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Earth System Dynamics An interactive open-access journal of the European Geosciences Union
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Discussion papers
https://doi.org/10.5194/esd-2019-8
© Author(s) 2019. This work is distributed under
the Creative Commons Attribution 4.0 License.
https://doi.org/10.5194/esd-2019-8
© Author(s) 2019. This work is distributed under
the Creative Commons Attribution 4.0 License.

Research article 06 Mar 2019

Research article | 06 Mar 2019

Review status
This discussion paper is a preprint. It is a manuscript under review for the journal Earth System Dynamics (ESD).

A multi-model analysis of teleconnected crop yield variability in a range of cropping systems

Matias Heino1, Joseph H. A. Guillaume1, Christoph Müller2, Toshichika Iizumi3, and Matti Kummu1 Matias Heino et al.
  • 1Water and Development Research Group, Aalto University, Finland. Tietotie 1E, 02150 Espoo, Finland
  • 2Potsdam Institute for Climate Impact Research, Member of the Leibniz Association, 14473 Potsdam, Germany
  • 3Institute for Agro-Environmental Sciences, National Agriculture and Food Research Organization, 3-1-3 Kannondai, Tsukuba, 305-8604 Japan

Abstract. Climate oscillations are periodically fluctuating oceanic and atmospheric phenomena, which are related to variations in weather patterns and crop yields worldwide. In terms of crop production, the most widespread impacts have been observed for the El Niño Southern Oscillation (ENSO), which has been found to impact crop yields in all continents that produce crops, while two other climate oscillations – the Indian Ocean Dipole (IOD) and the North Atlantic Oscillation (NAO) – have been shown to impact crop production especially in Australia and Europe, respectively. In this study, we analyse the impacts of ENSO, IOD and NAO on the growing conditions of maize, rice, soybean and wheat at the global scale, by utilizing crop yield data from an ensemble of global gridded crop models simulated for a range of crop management scenarios. Our results show that simulated crop yield variability is correlated to climate oscillations to a wide extent (up to almost half of all maize and wheat harvested areas for ENSO) and in several important crop producing areas, e.g. in North America (ENSO, wheat), Australia (IOD & ENSO, wheat) and northern South America (ENSO, soybean). Further, our analyses show that higher sensitivity to these oscillations can be observed for rainfed, and fully fertilized scenarios, while the sensitivity tends to be lower if crops are fully irrigated. Since, the development of ENSO, IOD and NAO can be reliably forecasted in advance, a better understanding about the relationship between crop production and these climate oscillations can improve the resilience of the global food system to climate related shocks.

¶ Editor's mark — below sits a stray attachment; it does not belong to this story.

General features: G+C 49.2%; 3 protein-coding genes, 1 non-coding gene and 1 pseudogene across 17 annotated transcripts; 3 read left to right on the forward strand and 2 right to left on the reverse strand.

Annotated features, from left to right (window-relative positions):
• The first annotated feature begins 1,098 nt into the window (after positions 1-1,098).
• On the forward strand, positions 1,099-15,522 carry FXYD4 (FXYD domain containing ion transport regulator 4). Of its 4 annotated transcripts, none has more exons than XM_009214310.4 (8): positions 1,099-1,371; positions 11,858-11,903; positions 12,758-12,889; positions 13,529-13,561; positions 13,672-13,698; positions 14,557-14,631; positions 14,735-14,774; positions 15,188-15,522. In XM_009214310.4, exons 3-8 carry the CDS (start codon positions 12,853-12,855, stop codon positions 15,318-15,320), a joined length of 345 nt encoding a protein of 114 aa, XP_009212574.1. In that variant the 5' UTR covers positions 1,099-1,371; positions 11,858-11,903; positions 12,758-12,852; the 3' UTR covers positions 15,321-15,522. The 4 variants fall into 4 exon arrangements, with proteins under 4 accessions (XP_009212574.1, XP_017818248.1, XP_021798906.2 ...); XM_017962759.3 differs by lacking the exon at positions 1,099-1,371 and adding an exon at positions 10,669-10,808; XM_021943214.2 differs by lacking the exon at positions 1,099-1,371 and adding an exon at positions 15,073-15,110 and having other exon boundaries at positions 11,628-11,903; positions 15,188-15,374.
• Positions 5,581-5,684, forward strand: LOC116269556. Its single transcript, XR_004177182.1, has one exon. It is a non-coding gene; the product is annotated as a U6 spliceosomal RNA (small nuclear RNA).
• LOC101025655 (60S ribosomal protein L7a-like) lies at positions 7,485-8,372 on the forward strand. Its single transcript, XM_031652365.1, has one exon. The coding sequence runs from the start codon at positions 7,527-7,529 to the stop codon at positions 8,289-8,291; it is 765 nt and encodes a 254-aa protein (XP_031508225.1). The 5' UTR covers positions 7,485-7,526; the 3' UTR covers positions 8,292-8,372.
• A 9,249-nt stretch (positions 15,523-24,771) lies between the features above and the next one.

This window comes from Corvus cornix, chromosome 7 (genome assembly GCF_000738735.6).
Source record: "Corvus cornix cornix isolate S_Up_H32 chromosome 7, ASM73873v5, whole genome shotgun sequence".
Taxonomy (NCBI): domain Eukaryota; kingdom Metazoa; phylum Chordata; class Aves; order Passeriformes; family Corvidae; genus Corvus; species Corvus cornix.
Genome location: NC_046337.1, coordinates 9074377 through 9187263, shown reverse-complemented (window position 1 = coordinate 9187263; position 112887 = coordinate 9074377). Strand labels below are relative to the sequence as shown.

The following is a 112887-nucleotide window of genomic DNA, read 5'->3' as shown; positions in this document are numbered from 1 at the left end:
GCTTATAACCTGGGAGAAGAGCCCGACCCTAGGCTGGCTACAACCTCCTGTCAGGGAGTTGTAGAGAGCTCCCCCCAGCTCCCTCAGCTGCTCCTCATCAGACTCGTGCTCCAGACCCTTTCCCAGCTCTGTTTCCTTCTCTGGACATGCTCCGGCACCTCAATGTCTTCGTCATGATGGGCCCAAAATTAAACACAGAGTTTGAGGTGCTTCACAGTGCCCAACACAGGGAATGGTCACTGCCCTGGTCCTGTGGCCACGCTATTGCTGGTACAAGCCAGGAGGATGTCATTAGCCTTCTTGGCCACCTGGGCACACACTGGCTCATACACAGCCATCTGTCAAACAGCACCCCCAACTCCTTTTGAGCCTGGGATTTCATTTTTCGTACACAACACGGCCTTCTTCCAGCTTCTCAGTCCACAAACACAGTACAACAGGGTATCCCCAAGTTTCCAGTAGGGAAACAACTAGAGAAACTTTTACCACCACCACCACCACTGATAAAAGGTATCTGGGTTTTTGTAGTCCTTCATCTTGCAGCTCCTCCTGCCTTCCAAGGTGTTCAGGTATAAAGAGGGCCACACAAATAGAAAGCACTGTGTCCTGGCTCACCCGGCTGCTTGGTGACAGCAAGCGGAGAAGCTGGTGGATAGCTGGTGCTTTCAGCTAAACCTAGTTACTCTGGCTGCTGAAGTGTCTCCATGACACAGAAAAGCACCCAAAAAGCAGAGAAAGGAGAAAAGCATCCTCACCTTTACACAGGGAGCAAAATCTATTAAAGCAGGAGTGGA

Matias Heino et al.
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Short summary
In this study, we analyse the impacts of three major climate oscillations on global crop production. Our results show that maize, rice, soybean and wheat yields are influenced by climate oscillations to a wide extent and in several important crop producing regions. We observe larger impacts if crops are rainfed, or fully fertilized, while irrigation tends to mitigate the impacts. These results can potentially help to increase the resilience of the global food system to climate related shocks.
In this study, we analyse the impacts of three major climate oscillations on global crop...
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